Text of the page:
Today one of my friends had an assumed miscarriage. She will find out for sure on Monday, but right now it is a sad waiting game. My heart breaks for her, as I thought I had had a miscarriage before I had my darling daughter (DD). I remember calling the hospital and them telling me there was nothing they could do (it was on a Sunday for me) and to come in to the clinic the next day. The waiting to go in was mental agony and arriving at an early pregnancy clinic was very hard when you were pretty confident you had lost your baby. Mine turned out to be an ectopic pregnancy, fingers crossed there is nothing complicated for my friend.
So tonight I have been reflecting on this time, and thinking of all that has happened since. Of sitting in the waiting room at the RPA in Sydney on a Monday morning, surrounded by 20 or so other women, most likely having miscarriages for which nothing could be done. Of the tears and the terror, and the tiny bit of hope that it wasn’t really happening. Of the chemotherapy treatment I was lucky enough to be able to have instead of having to lose my tube. Of being able to quickly fall pregnant with DD and having a great pregnancy (I do LOVE being pregnant!). Of how excited my son was to have a baby sister and how lucky we are to still have my daughter with us.
The day that my daughter was diagnosed with diabetes was one that will stay with my husband and I forever. It was the day that we came so very close to losing our darling daughter. My DD was 11 months old and that day I had just had a 2nd interview for a job, which I was offered, and had left DD with my mum. She had been a little off all week. Her breathing had been getting faster and faster and I had become more and more concerned. Other than that though, she had no really apparent symptoms.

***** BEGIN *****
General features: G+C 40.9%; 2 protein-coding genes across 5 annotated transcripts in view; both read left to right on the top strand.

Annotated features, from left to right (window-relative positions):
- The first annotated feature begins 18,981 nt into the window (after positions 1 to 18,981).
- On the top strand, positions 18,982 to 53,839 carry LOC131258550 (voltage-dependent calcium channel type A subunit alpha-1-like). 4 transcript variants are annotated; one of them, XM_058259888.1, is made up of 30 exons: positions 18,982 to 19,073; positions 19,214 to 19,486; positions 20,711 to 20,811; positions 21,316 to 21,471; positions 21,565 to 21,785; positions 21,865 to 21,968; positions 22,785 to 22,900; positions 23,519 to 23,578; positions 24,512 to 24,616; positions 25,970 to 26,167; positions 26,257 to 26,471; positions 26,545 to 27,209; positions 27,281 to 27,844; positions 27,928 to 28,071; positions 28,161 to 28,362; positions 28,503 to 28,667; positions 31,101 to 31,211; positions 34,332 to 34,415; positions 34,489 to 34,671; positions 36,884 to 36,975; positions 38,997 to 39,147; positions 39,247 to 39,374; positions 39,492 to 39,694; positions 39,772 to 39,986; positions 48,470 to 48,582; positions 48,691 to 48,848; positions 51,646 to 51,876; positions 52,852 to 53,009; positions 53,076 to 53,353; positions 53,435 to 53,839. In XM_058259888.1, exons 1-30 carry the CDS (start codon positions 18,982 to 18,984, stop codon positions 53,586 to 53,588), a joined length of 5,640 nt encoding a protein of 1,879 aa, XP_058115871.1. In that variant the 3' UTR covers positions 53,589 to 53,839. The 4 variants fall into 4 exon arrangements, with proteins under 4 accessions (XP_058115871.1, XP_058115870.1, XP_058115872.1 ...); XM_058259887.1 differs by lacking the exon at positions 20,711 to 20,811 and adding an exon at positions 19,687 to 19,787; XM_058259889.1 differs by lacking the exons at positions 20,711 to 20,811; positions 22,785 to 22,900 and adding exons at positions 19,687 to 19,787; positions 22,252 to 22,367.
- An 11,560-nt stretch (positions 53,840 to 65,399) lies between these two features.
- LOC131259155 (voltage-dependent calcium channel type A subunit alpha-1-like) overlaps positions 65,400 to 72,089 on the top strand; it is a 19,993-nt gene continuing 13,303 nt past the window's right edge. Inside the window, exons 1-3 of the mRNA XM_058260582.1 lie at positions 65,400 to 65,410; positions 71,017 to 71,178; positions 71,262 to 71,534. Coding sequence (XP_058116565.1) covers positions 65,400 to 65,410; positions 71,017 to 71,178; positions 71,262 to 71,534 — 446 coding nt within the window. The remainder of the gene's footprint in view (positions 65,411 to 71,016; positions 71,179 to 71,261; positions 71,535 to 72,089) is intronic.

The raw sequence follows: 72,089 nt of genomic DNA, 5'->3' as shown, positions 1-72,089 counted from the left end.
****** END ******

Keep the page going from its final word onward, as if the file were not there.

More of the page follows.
When I went to pick my DD up from my mums, her breathing was getting faster than one a second. When I had my son, our paed had always said to panic at a breath a second, so off to the GP we went. When the GP was concerned and unable to diagnose the issue, he sent us straight to the Emergency department at the hospital. We were very lucky that night in so many ways. I was lucky that a nurse that I swim trained with was the head nurse on emergency and rushed us through the triage process. I was lucky that I had her there for me and my family throughout the night... at the time we barely knew each other except to say hello and now she is one of my most trusted friends. We were lucky that there was a locum doctor there who was able to diagnose our DD when the first two doctors who saw her we not able to. We were lucky that she lived when it looked for many hours that she may not. It was terrifying and at the time I made a decision that it did not matter what I had to give up or do, I just wanted her to live. We are so very lucky that she lived and I am lucky every night to be able to hold her in my arms and tell her that I love her. I am lucky that she is in almost every way a healthy, happy, active and cheeky 2 year old.
I am often asked if it is hard to get up so often during the night to test my DD blood glucose levels. Of course it is hard. But there is no question that it is worth it. Seeing my DD get older and become her own person is a reward that is worth endless sleepless nights.
I am lucky.